Quarterly Newsletter

Investment Insight Spring 2024

Managing Your Wealth

Are you aware that up to 50% of your registered assets could be taxed upon death?
Registered Asset Preservation Plan
Meridian Program Features and Benefits
Meridian Program Features and Benefits
Meridian Program
Meridian Program
Architect Program Profile
Architect Program Profile
Quadrant Program
Quadrant Program
Blueprint Program - Best of BMO
Blueprint Program - Best of BMO

Tax Planning

Financial Planning Year-End Checklist
Financial Planning Year-End Checklist
The 2023 Tax Documents Overview and Schedule provides a summary of mailing dates and online availability (Gateway) of clients’ tax slips.
2023 Tax Documents Overview and Schedule
Tax Efficient Investing
Tax Efficient Investing
This report provides an overview on the taxation of eligible dividends, in light of recent changes.
Eligible Dividend Income
When it comes to investment income, all is not equal after tax. Knowing how tax rules affect your investments is essential in order to maximize your after-tax return. This publication explains the taxation of investment income held in a taxable account as it pertains to an individual resident in Canada.
How Investment Income is Taxed
2023 Tax Tips for Investors
2023 Tax Tips for Investors
Towards the end of the year, many investors review their investment portfolios to determine the anticipated tax impact of any capital gains and losses realized during the year. For investors who have realized significant capital gains, this article examines various strategies to help reduce the impact of a potential tax liability of these gains, regardless of whether they were the result of a voluntary or involuntary sale.
Strategies to Minimize Capital Gains Tax
One of the most important tax breaks offered to Canadians is the “Principal Residence Exemption” which can reduce or eliminate any capital gain otherwise occurring for income tax purposes on the disposition (or deemed disposition, such as upon death) of your home. In general, a resident of Canada who owns only one housing unit, which is situated on land of one-half hectare or less, and which has been used since its acquisition strictly as their residence, will qualify for the principal residence exemption. Although simple in concept, in situations other than the one described above the tax rules governing the exemption can quickly become complicated, particularly when more than one residence is owned by a family unit.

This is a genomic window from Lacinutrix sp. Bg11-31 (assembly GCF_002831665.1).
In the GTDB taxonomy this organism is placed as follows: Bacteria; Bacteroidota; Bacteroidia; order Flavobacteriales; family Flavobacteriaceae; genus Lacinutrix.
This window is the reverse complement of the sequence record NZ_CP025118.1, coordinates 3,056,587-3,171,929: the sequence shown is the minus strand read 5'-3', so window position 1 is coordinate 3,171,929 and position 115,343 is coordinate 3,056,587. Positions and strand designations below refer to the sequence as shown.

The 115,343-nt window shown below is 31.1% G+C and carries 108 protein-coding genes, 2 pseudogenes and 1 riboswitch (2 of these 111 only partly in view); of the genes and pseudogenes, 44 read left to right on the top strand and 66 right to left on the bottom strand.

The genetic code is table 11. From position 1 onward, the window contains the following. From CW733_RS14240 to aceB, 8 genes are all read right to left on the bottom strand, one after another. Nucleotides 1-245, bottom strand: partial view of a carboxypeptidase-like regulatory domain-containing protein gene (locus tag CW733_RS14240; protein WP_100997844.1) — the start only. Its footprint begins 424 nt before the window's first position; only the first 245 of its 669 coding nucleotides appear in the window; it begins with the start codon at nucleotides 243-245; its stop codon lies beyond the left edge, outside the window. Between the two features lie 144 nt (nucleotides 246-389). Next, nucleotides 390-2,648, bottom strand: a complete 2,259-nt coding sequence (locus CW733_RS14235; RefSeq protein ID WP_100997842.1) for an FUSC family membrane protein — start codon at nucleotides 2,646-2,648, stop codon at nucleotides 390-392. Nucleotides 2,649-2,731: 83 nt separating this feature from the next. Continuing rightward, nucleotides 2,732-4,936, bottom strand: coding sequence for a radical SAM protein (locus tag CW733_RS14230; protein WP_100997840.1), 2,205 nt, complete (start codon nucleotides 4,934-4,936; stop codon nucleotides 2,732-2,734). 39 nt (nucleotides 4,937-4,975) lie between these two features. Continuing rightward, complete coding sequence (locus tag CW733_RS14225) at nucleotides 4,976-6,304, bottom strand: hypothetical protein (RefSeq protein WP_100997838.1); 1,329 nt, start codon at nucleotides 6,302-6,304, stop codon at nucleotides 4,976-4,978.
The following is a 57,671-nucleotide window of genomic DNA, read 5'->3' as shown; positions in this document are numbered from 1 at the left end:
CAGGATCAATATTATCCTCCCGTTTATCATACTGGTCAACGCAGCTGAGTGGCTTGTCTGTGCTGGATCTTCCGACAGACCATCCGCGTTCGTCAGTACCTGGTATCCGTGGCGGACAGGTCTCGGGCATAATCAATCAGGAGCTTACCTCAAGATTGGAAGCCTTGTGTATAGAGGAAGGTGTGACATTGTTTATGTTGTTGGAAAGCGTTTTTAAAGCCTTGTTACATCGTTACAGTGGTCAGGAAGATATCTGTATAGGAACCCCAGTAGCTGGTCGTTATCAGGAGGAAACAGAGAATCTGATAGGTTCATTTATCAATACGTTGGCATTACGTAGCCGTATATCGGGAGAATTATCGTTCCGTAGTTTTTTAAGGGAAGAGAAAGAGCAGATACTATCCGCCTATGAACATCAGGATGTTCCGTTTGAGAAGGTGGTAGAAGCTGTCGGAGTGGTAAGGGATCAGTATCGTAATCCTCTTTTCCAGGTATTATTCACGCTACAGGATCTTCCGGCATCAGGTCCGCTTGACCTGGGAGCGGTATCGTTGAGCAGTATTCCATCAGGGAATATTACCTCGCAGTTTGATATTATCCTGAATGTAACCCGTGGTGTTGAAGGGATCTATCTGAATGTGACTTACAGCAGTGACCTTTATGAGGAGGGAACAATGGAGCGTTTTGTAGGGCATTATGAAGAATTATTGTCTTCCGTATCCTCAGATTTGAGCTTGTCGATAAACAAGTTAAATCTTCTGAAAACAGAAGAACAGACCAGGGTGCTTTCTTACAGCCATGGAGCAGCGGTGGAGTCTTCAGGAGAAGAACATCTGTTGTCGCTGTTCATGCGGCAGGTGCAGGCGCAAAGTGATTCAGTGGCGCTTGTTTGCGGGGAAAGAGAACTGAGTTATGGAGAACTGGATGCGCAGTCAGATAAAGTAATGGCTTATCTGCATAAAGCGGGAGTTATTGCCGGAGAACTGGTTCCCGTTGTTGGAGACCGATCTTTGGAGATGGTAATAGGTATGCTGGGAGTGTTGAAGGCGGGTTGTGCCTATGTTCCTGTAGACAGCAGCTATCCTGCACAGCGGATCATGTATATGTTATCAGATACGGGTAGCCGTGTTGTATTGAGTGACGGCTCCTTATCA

A Guide to the Principal Residence Exemption
Understanding Capital Losses
Understanding Capital Losses
RRSPs - Making Your Money Work as Hard as You Do
RRSPs - Making Your Money Work as Hard as You Do
For 2022, small business owners can use the Capital Gains Deduction to shelter up to $913,630 of capital gains on the sale of shares of a qualifying small business corporation. Due to the potential tax savings from accessing this deduction, it represents one of the most compelling tax planning opportunities for Canadian small business owners. As the rules are complex, only a general discussion is provided here. As with all tax planning, professional advice is critical to understanding the specific implications in your situation.
Tax Planning for Small Business Owners
Reduce Your Taxes With a Prescribed Rate Loan
Reduce Your Taxes With a Prescribed Rate Loan
In recent years, many corporations have undergone corporate reorganizations to rationalize their business activities. These reorganizations are complex due to the corporate, securities and tax law requirements. This article reviews the income tax consequences for Canadian shareholders of a foreign corporation that distributes shares as part of a reorganization.
Tax Deferral for Foreign Spin-Offs
Although Canadian snowbirds reside in the U.S. for only a part of the year, there is the potential of being considered a U.S. resident and, in turn, having to pay U.S. income tax on the same basis as a permanent U.S. resident. This article outlines how the U.S. government determines whether you are a resident for income tax purposes; namely, it covers the criteria for meeting the Substantial Presence Test, Closer Connection Exception and the Canada U.S. Income Tax Treaty Tie-Breaker Rules.
Canadian Snowbirds and U.S. Income Tax
The pension income-splitting rules provide an effective, yet simple, strategy to lower family taxes. Being able to split pension income provides an opportunity for couples to reduce their overall family tax bill by taking advantage of a spouse’s or common law partner’s lower marginal tax rate where retirement incomes are disproportionate.
Pension Income-splitting Provides Tax Planning Opportunities for Couples